Review: Liverpool Artists Network

Liverpool Artists Network meeting, photo by Tony Knox
Liverpool Artists Network meeting, photo by Tony Knox

Liverpool Artists Network – 19.01.2016
Meeting at Courtroom Café, Crown Building, 57-59 Victoria Street.
Words by Patrick Kirk-Smith. Photographs by Tony Knox

The day was upon us, finally. Liverpool Artists Network left the internet and met up in the relatively new Courtroom Café. If you’ve not come across the network yet, it’s an open-to-all-who-are-willing network of artists, studios and galleries who want to make something happen. They’re not sure what, they’re not sure when, they’re just sure why.

Liverpool needs a network which strives to promote our own talent. At Art in Liverpool we provide an insight, so that the public can access the ins and outs of what’s happening on their doorstep. Liverpool Artists Network is an engine for action on behalf of the artists. It’s a celebration of the talent that already exists, and a proactive attempt to give that talent more of a voice for themselves. A platform for change, albeit a change in perspective. It is a cognitive catalyst for public perception.

A means to a more conversational ends, developing opportunities for the city and the artists to support each other. A city which hosts the UKs most important Biennial, with more than a handful of creative accolades outside of that. Liverpool should be much more aware of this emerging vehicle; it’s got one hell of a lot to say. It is a vehicle driven by Josie Jenkins, of Arena Studios, and Collette Lilley, of 104 Duke Street Studios, but one that looks like it’s about to develop a massive amount of backseat drivers. This network has been developed in a way I’ve not witnessed in other cities; it’s more accessible; more democratic; it doesn’t have a panel that decides who’s in or out; and it doesn’t have subscriptions. Its online forum means that everyone can have a voice, regardless of their prowess as public speakers.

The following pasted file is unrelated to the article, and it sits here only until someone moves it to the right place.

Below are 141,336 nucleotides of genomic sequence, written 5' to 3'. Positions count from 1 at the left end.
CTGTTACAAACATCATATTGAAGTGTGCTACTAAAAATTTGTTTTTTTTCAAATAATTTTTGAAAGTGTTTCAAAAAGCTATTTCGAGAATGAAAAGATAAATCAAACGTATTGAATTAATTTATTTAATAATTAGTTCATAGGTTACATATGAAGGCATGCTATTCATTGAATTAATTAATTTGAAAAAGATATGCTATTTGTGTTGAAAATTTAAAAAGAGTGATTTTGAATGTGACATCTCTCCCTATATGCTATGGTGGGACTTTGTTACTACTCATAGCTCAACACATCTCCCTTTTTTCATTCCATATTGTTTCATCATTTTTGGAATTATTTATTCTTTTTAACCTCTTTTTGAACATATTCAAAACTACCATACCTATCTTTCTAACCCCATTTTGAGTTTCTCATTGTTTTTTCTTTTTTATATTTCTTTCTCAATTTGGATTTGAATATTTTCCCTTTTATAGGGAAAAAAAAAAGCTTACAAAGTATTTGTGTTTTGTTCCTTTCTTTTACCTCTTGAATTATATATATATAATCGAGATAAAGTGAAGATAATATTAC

It still bears all the challenging discomfort of networking, but I can’t imagine a way around that. It is what it is. It’s why it works, and so far, it seems to be embracing that wholeheartedly, listening to itself, and actively making things happen. For example, Road Studios put on a selection of members’ work at the Courtroom Café (ground floor of the Crown Building, Victoria Street) for the night, which is open to the public for the next month. The network’s aim, to promote artists and expose possible exhibition spaces across the city, is visibly at work here. It allows for an icebreaker, but Road Studios have gone a bit further than that really, it’s essentially and open studios that’s left itself open for a month.

Any open studio event is always going to be energetic and packed full of difference, and this is no different, other than the fact it’s on the wall of a café. I like art, I like food, but as a rule I tend to like them separately. In this case, it’s an open studio exhibition of sorts, so it has that energy which legitimises it. There’s a varied selection of work up on the walls, which exhibits the different interests that manifest themselves within Road, but in an odd way, it exhibits the differences that have manifested themselves within Liverpool Artists Network too.

Not necessarily in print and design techniques, but in the genres and the branches of industry touched on. Liverpool Artists Network is seemingly providing that studio environment too, but on a city wide scale. It’s going to be chaos, and it’s going to make some absolutely brilliant things happen.

Liverpool Artists Network meeting, photo by Tony Knox
Liverpool Artists Network meeting, photo by Tony Knox